Hack of Bezos Phone May Have Been by Saudi Leader, U.N. Experts Say
Two prominent U.N. rights experts lent their weight to explosive new allegations that Saudi Arabia's crown prince hacked the cellphone of Jeff Bezos, owner of the Washington Post, to "influence, if not silence," its reporting.
A WhatsApp account belonging to Saudi Arabia's Crown Prince Mohammed bin Salman appears to have been used to hack into the cellphone of Jeff Bezos in an effort to "influence, if not silence" reporting on the kingdom by The Washington Post, two United Nations human rights experts said on Wednesday.
Mr. Bezos, the billionaire chief executive officer of Amazon, who also owns the Washington Post, received an encrypted video from the crown prince loaded with digital spyware that enabled surveillance of his cellphone starting in May 2018, the United Nations experts said in a statement. At the time, the government of Saudi Arabia had grown critical of The Post's coverage of the kingdom, and particularly the work of Jamal Khashoggi, a columnist for the paper, whose writing criticized the crown prince.
Six months after the hack of Mr. Bezos's phone, Mr. Khashoggi was lured into the Saudi consulate in Istanbul, where he was killed and dismembered by a team of Saudi agents. The Central Intelligence Agency has concluded that Crown Prince Mohammed likely ordered the murder.
In their statement on Wednesday, the United Nations experts drew a direct line between the hack, a subsequent social media campaign against Mr. Bezos and Mr. Khashoggi's killing.
"At a time when Saudi Arabia was supposedly investigating the killing of Mr. Khashoggi, and prosecuting those it deemed responsible, it was clandestinely waging a massive online campaign against Mr. Bezos and Amazon targeting him principally as the owner of The Washington Post," the experts said.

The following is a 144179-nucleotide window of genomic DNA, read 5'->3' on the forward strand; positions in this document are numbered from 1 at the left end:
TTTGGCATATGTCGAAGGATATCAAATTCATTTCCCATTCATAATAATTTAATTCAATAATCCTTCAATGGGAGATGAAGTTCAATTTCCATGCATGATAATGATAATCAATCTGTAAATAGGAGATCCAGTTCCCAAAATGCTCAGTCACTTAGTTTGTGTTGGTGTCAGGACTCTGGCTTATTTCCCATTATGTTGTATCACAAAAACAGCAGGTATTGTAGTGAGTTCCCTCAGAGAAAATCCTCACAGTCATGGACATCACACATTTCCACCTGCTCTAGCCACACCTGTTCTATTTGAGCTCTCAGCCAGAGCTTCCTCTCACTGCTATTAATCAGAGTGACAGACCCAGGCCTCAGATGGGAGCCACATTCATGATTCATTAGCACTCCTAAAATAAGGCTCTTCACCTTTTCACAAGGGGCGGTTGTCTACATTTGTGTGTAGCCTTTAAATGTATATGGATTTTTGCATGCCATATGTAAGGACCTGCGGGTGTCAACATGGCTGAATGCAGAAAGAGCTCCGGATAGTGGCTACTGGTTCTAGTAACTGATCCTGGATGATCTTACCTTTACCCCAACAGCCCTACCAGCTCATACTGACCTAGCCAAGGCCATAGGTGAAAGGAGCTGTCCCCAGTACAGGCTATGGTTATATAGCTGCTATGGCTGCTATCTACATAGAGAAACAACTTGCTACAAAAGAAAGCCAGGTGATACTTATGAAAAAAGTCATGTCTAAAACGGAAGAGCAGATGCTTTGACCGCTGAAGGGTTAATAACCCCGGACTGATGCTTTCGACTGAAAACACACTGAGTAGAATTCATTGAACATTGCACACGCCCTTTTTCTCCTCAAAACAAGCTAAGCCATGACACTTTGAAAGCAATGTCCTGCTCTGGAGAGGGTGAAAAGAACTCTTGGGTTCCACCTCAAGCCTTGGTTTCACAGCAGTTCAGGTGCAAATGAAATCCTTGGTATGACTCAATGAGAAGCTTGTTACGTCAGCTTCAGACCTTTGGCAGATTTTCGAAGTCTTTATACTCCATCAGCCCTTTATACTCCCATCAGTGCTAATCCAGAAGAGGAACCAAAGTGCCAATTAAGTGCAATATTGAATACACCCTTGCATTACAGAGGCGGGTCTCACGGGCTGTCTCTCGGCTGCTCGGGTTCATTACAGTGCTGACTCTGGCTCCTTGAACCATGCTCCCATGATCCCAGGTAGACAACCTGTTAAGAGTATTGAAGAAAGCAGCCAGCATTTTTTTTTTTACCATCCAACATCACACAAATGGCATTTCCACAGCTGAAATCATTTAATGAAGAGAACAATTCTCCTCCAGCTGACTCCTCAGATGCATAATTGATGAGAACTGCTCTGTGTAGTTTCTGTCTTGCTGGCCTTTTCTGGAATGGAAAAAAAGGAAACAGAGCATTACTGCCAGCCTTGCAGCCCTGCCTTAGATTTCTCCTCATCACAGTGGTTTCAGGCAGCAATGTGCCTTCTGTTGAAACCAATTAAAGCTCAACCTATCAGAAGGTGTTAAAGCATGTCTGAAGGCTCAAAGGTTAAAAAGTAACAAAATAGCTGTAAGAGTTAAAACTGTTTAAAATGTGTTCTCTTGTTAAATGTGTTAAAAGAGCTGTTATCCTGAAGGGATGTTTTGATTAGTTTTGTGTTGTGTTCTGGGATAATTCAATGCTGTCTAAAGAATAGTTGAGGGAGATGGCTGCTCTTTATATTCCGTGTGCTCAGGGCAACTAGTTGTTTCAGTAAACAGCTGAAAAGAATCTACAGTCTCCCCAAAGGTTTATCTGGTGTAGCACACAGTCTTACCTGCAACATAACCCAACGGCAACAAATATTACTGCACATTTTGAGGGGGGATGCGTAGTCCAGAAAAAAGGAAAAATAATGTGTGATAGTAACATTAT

The United Nations experts, Agnes Callamard, special rapporteur on summary executions and extrajudicial killings, and David Kaye, special rapporteur on freedom of expression, have both been involved in the investigation into Mr. Khashoggi's murder. They based their assessment on a forensic investigation carried out at Mr. Bezos's request.
The Saudi Embassy in Washington wrote on Twitter on Wednesday that the accusation that the kingdom was involved in hacking Mr. Bezos' phone was "absurd." It called for an investigation, but did not say who should carry it out.
The statement on the hack by the United Nations experts adds to the pressure on Crown Prince Mohammed - essentially accusing him of new criminality at a time when the kingdom is still fighting the negative publicity generated by the killing of Mr. Khashoggi.
The revelations also further complicate relations between the Saudi government and the Trump administration, which has stood by Crown Prince Mohammed despite an international outcry over Mr. Khashoggi's death and the assessment by Mr. Trump's own intelligence services that the crown prince was likely involved.
The United Nations experts called on the United States and "other relevant authorities" to immediately open an investigation into the hack of Mr. Bezos's phone, citing a pattern of similar surveillance of perceived critics of the Saudi government.
Their statement cited a 2019 forensic analysis of Mr. Bezos's phone that assessed with "medium to high confidence" that his phone had been infiltrated on May 1, 2018, via an MP4 video file sent from a WhatsApp account utilized personally by the Saudi crown prince. The report, which was reviewed by The New York Times, indicated that Mr. Bezos continued to receive messages from the crown prince's WhatsApp account after Mr. Khashoggi's death.
The report was carried out at Mr. Bezos's request by the business advisory firm FTI Consulting and given to the United Nations experts by Mr. Bezos's associates for their assessment. Messages sent by the crown prince's account throughout 2018 suggested that he had intimate knowledge of Mr. Bezos's private life.
On Nov. 8, 2018, the report said, Mr. Bezos received a message from the account that included a single photo of a woman who strongly resembled Lauren Sanchez, with whom Mr. Bezos was having an affair that had not been made public. The photo was captioned, "Arguing with a woman is like reading the software license agreement. In the end you have to ignore everything and click I agree."
At the time, Mr. Bezos and his wife were discussing a divorce, which would have been apparent to someone reading his text messages.
Mr. Bezos and Crown Prince Mohammed, the report said, exchanged phone numbers at a dinner in Los Angeles in April 2018. The crown prince initiated a messaging conversation with Mr. Bezos that same day over WhatsApp.
Sheera Frenkel contributed reporting.
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